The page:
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Lift Foils, the creator of the first commercial eFoil, has announced the launch of its latest product, the LIFT4.
The company claims that the LIFT4 is the most customizable and powerful eFoil ever made, featuring revolutionary battery developments that improve performance and charging capabilities.
The Gen4 batteries have decreased charge times to 50 minutes for the Full Range model and less than 30 minutes for the Light Battery, offering ride times of up to 2.5 hours.
The new LIFT4 eBox also features Lift Foils’ state-of-the-art Quiet Ride Technology System for a nearly silent ride with less vibration and motor chatter.
The price to get your hands on one starts at US$11,995.
The World Economic Forum (WEF) has announced a new initiative aimed at restoring and protecting coastal ecosystems while promoting the use of untapped blue carbon.
The initiative, called the Blue Carbon Action Partnership, is a collaborative effort between governments and businesses to address the issue of climate change and its impact on coastal areas. It is funded by the United Kingdom’s government.
The initiative will focus on the restoration of mangrove forests, salt marshes, seagrasses and other coastal ecosystems that are essential in mitigating the effects of climate change.
These ecosystems are known to store large amounts of carbon, helping to offset the carbon emissions generated by human activity.
They also provide a host of other benefits, including protecting coastlines from erosion, providing habitats for marine life, and supporting local economies through fisheries and tourism.
The initiative will also promote the use of blue carbon as a source of clean energy. Blue carbon is a term used to describe the carbon that is stored in the ocean and coastal ecosystems.
The potential of it to mitigate climate change has been largely untapped, and this initiative aims to promote its use as a source of renewable energy.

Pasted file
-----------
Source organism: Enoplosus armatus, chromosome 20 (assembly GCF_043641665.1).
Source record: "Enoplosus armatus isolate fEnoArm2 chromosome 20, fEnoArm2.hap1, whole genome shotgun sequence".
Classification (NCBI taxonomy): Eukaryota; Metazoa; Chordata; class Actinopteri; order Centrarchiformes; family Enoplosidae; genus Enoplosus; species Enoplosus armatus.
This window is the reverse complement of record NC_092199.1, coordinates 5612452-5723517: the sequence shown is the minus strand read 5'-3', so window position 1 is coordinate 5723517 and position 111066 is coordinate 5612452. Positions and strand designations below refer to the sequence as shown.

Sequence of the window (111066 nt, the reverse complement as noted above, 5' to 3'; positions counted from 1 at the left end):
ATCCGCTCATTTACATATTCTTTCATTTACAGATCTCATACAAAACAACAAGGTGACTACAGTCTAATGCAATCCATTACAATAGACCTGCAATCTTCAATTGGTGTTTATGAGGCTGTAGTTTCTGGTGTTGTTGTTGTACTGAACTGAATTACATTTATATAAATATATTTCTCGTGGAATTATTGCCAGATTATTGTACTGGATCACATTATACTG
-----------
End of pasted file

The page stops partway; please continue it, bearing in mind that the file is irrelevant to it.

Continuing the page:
It’s a much-needed step in the right direction, as climate change continues to threaten the world’s coastlines and the communities that depend on them.
By working together, governments and businesses can restore and protect these vital ecosystems, while also creating new economic opportunities and promoting sustainable development.
Artis Amsterdam Royal Zoo has teamed up with Circulus, a company specializing in bio-based construction materials, to create park benches made of a surprising material: elephant poo.
Asian elephants produce 75–100 kilograms of dung daily, and with four elephants, the zoo has around 300 kilograms of it to dispose of each day.
The Living Lab of Delft University of Technology and Wageningen University & Research recently looked into the potential of elephant manure, finding that it can be pressed into a hard, wood-like material.
The resulting bench is sturdy, weatherproof, and made of 65 percent dung and 35 percent recycled plastic.
Artis is testing the prototype and plans to replace all its benches with this sustainable alternative if it proves successful.
According to the ‘Innovation Cities Index 2022–2023’ report, these are the world’s most innovative cities: